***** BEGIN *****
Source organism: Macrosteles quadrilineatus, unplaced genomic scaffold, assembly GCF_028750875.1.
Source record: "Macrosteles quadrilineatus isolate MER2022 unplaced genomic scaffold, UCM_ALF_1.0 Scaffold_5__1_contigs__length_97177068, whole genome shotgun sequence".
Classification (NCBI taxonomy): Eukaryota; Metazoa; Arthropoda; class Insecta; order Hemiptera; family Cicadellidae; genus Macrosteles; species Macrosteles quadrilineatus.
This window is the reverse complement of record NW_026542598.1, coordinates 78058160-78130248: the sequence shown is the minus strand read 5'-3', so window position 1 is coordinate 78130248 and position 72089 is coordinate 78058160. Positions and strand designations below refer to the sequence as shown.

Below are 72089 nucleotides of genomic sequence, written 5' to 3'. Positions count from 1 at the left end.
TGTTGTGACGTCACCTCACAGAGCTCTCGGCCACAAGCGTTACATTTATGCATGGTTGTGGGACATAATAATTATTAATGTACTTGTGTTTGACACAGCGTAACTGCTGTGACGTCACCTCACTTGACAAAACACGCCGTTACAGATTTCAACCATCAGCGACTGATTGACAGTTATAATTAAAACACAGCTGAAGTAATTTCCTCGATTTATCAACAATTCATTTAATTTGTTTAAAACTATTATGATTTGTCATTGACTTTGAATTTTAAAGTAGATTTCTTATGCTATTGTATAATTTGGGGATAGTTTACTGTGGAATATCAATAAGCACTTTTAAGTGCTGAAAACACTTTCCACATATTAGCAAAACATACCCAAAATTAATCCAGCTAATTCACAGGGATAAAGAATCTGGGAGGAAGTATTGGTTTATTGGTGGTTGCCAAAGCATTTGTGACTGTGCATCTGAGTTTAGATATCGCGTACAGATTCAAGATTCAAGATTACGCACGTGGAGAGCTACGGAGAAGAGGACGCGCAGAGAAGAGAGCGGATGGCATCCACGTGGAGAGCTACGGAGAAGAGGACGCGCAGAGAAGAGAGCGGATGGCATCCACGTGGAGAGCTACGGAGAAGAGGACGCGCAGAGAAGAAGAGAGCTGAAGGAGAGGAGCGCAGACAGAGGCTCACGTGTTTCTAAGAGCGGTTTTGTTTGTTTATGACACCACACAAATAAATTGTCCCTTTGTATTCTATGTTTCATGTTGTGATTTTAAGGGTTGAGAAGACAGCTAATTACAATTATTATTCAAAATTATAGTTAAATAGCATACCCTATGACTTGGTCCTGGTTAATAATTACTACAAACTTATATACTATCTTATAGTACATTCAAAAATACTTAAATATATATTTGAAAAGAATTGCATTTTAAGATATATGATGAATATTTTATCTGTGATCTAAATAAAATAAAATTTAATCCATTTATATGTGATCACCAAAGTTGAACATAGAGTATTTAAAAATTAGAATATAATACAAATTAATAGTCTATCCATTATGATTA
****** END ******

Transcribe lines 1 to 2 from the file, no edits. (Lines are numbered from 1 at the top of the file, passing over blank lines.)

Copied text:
Source organism: Macrosteles quadrilineatus, unplaced genomic scaffold, assembly GCF_028750875.1.
Source record: "Macrosteles quadrilineatus isolate MER2022 unplaced genomic scaffold, UCM_ALF_1.0 Scaffold_5__1_contigs__length_97177068, whole genome shotgun sequence".